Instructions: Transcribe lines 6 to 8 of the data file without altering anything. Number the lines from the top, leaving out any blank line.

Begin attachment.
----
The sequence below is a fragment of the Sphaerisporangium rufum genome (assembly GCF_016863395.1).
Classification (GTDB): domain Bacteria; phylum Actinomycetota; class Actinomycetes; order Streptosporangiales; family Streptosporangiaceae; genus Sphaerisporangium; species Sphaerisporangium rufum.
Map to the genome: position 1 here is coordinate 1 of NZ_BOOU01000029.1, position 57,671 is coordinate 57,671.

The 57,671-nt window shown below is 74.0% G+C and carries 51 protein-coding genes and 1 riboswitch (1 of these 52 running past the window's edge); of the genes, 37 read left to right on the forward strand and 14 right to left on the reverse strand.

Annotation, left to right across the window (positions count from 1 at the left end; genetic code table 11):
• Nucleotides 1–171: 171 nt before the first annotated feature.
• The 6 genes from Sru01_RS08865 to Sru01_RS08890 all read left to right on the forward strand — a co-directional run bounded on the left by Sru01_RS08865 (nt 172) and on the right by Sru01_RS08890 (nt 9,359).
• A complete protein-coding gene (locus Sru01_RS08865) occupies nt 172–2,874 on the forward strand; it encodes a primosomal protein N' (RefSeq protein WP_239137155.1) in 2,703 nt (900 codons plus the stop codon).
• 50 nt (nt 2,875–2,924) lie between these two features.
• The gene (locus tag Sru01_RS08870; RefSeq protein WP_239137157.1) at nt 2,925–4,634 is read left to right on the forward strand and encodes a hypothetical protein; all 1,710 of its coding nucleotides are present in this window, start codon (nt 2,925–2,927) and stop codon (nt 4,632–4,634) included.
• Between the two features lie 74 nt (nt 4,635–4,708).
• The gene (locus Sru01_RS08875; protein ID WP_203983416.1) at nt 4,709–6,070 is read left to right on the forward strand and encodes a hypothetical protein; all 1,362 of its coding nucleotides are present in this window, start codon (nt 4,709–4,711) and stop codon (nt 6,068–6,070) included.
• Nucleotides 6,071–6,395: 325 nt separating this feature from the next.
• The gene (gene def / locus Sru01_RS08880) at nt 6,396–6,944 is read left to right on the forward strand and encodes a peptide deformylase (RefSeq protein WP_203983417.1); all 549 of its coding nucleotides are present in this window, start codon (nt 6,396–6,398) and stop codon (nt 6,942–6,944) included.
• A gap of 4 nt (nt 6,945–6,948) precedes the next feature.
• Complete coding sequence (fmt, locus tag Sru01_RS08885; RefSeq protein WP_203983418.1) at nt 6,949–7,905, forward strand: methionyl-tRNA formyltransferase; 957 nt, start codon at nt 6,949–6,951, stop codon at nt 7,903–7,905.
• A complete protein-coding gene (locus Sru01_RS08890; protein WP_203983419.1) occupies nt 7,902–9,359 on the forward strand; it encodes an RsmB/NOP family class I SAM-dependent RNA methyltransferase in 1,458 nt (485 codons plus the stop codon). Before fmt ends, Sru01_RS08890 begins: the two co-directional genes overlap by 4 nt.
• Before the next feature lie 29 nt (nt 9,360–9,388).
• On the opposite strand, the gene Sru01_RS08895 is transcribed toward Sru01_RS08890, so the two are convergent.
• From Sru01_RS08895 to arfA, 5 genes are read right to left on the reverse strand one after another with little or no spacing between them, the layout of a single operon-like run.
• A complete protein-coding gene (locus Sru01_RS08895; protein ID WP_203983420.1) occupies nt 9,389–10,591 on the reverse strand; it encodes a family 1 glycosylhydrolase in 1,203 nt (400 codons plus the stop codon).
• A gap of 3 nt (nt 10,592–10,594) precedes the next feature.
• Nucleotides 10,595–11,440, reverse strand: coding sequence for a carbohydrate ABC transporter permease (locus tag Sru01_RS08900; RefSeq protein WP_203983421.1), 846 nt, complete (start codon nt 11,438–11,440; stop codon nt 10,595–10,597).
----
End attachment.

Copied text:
• Nucleotides 1–171: 171 nt before the first annotated feature.
• The 6 genes from Sru01_RS08865 to Sru01_RS08890 all read left to right on the forward strand — a co-directional run bounded on the left by Sru01_RS08865 (nt 172) and on the right by Sru01_RS08890 (nt 9,359).
• A complete protein-coding gene (locus Sru01_RS08865) occupies nt 172–2,874 on the forward strand; it encodes a primosomal protein N' (RefSeq protein WP_239137155.1) in 2,703 nt (900 codons plus the stop codon).